Itzhak Perlman wasn’t looking for another career until his wife, Toby, made a request.
“My wife started a summer music program [the Perlman Music Program] — we’re having our 20th anniversary, and a string orchestra was included,” Perlman said. “She asked me to coach, which became conducting. It was the first time I began to consider myself as a conductor.”
Perlman will be the soloist and conductor Aug. 20 with the Philadelphia Orchestra.
He’d had conducting classes at The Juilliard School where he’d studied violin but said he was somewhat dubious about his stick skills even though the comments after the camp orchestra’s first concert were fairly approving.
“So I began to ask myself: do I want to do it or not or even if I could do it,” Perlman said. “Should I consider sticking to just doing violin — I was having a successful career.”
Perlman decided to take the plunge.
“My first orchestra was the Israel Philharmonic. I’d played with them so many times over the years that I felt if I was going to fall on my face, then let it be with people I know. And it was OK,” he said laughing.
It wasn’t long before the word was out and he began conducting major orchestras around the world, including the Philadelphia.
“I’ve been extremely lucky. Conducting is an unbelievable experience and so pleasurable,” he said. “What I’ve learned as a conductor is that it’s not true that they have the power. If musicians respect what you do, then they will do well.”
Perlman is especially looking forward to his dual role on Wednesday with the orchestra during which he will play Bach’s Violin Concerto No. 1 and conduct Weber’s “Overture to Oberon” and Brahms’ Symphony No. 1.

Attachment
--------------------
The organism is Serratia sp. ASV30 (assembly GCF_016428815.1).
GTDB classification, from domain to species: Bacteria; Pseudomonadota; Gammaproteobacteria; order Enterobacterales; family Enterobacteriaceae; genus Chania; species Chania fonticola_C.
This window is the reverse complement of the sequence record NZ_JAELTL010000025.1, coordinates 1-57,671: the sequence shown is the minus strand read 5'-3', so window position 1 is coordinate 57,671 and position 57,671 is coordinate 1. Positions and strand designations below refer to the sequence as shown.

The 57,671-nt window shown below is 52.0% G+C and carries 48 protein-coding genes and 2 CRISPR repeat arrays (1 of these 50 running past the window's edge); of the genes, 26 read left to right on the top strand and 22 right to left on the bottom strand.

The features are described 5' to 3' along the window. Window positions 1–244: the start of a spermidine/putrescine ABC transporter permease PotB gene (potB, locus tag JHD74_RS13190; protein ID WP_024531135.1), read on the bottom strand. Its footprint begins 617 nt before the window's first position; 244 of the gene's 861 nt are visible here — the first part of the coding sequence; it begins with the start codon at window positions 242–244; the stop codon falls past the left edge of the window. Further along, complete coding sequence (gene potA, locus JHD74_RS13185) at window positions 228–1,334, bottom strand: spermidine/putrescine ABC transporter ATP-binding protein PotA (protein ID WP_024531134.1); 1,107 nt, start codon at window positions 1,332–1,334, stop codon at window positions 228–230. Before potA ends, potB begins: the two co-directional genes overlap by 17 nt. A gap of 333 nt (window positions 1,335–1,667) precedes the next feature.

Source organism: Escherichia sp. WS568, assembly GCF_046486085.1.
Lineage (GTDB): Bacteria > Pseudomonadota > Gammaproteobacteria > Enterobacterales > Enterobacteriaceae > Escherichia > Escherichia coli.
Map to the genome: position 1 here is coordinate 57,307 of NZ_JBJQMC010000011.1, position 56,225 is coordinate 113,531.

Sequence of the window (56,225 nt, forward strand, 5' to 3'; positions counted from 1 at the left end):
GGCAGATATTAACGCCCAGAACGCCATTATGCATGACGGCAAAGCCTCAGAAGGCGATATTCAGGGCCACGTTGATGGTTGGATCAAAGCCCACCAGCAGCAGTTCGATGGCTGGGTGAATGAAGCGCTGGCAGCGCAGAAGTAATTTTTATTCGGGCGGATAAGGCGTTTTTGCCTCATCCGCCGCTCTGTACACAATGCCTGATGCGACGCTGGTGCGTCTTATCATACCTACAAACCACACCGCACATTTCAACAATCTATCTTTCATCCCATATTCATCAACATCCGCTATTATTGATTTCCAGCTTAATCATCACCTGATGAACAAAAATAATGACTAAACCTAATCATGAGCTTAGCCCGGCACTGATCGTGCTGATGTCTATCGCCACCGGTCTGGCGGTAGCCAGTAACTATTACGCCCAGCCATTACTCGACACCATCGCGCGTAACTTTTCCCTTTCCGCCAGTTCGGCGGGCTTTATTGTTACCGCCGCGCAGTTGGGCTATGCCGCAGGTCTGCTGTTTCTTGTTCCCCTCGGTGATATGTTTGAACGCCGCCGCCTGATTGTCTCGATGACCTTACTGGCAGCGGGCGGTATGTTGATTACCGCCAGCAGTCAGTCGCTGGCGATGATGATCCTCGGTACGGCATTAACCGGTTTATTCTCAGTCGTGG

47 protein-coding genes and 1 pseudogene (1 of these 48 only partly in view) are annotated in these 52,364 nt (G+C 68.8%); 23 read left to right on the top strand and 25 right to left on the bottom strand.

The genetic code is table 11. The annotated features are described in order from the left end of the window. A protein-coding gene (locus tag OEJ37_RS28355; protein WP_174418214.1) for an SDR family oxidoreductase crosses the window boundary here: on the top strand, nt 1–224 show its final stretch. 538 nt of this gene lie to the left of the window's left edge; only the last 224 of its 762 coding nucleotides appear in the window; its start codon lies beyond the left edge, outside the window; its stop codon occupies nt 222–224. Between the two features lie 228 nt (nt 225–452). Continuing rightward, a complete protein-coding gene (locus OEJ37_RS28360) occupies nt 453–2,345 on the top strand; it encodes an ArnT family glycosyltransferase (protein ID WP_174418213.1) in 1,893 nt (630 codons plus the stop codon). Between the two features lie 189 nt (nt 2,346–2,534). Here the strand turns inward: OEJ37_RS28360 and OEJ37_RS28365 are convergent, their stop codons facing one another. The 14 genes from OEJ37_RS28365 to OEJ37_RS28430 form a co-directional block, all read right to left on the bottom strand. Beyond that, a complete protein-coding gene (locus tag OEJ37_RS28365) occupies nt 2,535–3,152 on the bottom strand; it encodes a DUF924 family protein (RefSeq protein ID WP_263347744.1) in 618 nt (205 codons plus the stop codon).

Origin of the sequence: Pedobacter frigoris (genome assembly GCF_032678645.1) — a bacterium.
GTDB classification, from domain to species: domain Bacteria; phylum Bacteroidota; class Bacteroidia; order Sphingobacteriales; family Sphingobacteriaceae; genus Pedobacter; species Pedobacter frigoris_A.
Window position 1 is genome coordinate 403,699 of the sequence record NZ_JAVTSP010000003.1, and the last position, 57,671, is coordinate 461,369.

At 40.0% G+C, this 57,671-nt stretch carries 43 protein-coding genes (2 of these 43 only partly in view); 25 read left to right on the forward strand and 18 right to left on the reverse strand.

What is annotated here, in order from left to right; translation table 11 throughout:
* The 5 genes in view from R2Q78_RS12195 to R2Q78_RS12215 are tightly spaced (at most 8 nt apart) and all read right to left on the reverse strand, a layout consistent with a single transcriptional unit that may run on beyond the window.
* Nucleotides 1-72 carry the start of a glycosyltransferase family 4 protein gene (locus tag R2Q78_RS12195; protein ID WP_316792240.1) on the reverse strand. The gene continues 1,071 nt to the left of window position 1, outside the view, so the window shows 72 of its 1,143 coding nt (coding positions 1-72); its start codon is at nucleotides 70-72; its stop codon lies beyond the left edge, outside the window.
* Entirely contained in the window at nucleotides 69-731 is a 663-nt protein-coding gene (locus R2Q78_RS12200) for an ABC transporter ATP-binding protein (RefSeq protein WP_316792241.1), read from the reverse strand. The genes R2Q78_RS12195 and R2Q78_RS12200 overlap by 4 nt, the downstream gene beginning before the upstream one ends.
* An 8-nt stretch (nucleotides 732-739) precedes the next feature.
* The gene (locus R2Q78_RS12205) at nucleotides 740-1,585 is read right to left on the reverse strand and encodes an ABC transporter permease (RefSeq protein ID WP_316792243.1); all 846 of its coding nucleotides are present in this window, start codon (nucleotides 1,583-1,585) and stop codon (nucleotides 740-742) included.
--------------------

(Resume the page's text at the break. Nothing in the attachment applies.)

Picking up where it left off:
“They are such a marvelous orchestra. Their sound is legendary,” he said. “I’m a great fan of tone or sound. For me, tone is very important, it’s what attracts me. And their tone is a lush, amazing sound.”
He chose the program, especially the Bach, whose works are finding a resurgence at orchestral concerts these days, because he gets the greatest pleasure out of hearing the many layers to Bach’s music. The Weber is light and almost plays itself and Brahms is a favorite composer.
“I love whatever he wrote, symphony or concerto. My role is to put a little bit of a stamp [on the performance]. What do I tell them that is a little different? What will make it better especially when it’s a really great piece?” Perlman said. “The first thing I’ll do is get that sound going. Then I need to shape the piece. But I love to be spontaneous. I don’t like to make plans. We’ll see.”
And behind the gig is the location.
“My first experience [at SPAC] was in the 1960s as a listener to hear the orchestra under Eugene Ormandy with [pianist] Rudolf Serkin in Beethoven’s ‘Choral Fantasy.’ I was in the audience,” Perlman said. “Saratoga for me is amazing.”